Dr. Tesar is interested in the mechanisms by which cells acquire glial fate and function and maintain their functionality throughout life, because loss or dysfunction of these cells underlies numerous neurological disorders. For this project, he will utilize an in vitro mouse and human stem cell platform to define mechanisms responsible for preventing myelin development and function. For example, this approach has helped define central mechanisms that stimulate myelin regeneration and identify small molecules that can reverse paralysis in mouse models of multiple sclerosis. By identifying disease- and context-specific effectors of myelin dysfunction, this work can inform the basis of new therapies.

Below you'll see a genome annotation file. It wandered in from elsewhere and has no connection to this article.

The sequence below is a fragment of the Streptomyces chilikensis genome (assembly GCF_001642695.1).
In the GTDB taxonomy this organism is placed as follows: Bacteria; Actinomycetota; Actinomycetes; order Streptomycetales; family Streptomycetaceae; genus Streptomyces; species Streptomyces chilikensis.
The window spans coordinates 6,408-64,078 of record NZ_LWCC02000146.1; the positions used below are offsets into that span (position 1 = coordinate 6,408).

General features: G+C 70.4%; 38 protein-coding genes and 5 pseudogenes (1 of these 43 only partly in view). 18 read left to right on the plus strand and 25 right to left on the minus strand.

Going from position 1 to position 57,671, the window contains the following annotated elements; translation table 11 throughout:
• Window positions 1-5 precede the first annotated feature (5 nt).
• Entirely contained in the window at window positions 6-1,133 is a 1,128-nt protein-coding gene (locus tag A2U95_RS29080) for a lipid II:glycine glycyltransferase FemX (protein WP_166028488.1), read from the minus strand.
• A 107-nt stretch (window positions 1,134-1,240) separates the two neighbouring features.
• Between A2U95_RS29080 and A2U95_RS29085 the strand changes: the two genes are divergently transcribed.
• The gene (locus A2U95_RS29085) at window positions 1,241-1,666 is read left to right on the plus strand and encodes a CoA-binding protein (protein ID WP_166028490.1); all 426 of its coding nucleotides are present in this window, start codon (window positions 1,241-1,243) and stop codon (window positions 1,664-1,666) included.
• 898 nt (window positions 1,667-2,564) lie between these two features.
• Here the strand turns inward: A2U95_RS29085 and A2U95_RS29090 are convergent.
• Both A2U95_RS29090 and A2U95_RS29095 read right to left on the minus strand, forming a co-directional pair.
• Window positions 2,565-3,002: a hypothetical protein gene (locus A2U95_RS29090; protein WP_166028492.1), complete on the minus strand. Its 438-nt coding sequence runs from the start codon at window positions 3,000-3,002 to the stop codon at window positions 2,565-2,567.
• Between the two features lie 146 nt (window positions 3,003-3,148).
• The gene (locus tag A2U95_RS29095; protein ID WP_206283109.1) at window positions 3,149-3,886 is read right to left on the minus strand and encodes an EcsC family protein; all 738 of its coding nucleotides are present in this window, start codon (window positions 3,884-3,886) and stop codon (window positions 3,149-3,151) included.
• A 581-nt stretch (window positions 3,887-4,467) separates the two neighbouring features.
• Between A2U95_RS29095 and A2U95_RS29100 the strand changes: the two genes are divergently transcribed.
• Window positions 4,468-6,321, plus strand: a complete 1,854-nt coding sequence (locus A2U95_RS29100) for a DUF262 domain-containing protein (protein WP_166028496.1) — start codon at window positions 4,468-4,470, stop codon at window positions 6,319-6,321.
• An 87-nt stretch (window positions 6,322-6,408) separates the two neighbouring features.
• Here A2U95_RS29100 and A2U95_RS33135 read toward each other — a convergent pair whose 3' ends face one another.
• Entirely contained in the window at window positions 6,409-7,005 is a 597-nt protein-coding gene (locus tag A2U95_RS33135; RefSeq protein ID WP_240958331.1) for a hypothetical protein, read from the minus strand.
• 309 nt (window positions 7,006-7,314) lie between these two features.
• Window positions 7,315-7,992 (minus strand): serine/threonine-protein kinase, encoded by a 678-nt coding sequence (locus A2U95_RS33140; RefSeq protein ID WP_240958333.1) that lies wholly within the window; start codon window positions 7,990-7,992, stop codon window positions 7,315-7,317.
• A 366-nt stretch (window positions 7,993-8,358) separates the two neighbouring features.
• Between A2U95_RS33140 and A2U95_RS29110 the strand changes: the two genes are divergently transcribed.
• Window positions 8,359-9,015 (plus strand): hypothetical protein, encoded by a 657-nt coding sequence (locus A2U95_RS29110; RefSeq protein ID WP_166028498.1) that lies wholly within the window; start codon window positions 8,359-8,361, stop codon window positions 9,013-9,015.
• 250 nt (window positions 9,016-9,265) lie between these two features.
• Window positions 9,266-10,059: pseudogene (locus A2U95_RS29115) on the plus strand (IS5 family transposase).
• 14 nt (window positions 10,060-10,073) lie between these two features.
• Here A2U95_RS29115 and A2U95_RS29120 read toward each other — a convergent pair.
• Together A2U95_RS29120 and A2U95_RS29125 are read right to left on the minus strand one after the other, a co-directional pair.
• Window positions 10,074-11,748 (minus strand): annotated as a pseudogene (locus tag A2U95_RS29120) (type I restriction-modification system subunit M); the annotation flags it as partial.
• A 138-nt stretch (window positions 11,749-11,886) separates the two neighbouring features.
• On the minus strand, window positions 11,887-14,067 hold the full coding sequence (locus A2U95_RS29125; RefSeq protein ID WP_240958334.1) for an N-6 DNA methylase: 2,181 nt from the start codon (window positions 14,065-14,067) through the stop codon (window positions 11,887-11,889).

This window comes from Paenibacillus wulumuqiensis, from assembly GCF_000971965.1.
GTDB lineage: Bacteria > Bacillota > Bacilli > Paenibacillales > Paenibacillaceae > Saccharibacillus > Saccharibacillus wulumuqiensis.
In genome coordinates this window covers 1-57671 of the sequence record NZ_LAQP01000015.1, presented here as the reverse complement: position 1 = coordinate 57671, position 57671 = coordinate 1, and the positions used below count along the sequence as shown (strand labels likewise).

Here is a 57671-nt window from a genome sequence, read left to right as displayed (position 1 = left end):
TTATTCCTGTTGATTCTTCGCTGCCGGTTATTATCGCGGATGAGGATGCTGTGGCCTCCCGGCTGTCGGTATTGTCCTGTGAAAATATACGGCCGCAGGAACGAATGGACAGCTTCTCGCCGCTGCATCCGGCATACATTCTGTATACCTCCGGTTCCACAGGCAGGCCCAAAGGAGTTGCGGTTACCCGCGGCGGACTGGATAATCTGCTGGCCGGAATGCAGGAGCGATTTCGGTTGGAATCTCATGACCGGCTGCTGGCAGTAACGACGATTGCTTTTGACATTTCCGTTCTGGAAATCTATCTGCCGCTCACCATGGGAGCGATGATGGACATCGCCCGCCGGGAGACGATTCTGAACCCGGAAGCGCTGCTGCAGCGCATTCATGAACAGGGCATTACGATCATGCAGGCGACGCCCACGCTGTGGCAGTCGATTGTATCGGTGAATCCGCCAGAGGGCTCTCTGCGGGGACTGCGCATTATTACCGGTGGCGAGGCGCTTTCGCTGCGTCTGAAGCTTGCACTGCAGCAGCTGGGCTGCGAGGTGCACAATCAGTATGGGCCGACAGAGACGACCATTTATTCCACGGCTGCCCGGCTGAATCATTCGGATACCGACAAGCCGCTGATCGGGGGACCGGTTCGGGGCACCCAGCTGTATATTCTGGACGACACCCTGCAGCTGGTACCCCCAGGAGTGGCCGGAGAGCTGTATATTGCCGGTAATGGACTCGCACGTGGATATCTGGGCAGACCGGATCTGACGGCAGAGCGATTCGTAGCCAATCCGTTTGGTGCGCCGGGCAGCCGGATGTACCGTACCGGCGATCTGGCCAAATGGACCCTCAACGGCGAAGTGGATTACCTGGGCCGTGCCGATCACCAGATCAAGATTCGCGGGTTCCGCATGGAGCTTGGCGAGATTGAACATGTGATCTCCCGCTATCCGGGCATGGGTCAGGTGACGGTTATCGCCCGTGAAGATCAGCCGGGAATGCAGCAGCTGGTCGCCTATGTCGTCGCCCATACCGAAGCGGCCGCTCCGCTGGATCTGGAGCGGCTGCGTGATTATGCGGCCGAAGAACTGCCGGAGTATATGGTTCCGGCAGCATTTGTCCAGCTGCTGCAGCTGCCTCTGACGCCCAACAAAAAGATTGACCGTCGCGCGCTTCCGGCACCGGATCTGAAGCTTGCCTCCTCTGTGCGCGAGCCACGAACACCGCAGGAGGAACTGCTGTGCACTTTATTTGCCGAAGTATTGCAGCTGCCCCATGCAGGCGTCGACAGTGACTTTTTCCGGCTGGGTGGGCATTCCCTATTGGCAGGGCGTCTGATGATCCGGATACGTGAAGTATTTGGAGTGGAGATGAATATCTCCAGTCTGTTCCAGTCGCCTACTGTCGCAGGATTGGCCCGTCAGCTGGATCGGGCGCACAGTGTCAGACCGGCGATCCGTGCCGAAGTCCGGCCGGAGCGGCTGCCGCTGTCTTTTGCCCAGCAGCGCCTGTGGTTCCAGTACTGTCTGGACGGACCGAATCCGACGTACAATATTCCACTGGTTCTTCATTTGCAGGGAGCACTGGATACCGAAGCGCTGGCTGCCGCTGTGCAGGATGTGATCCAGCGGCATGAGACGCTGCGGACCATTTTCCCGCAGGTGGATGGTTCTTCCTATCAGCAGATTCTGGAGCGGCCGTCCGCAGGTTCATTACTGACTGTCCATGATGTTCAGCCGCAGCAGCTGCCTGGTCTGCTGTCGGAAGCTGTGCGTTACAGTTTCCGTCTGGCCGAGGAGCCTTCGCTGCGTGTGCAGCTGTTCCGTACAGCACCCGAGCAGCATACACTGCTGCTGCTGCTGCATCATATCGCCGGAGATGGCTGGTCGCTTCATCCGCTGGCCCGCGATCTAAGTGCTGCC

Research Program Award (R35)
Case Western Reserve University, Cleveland, OH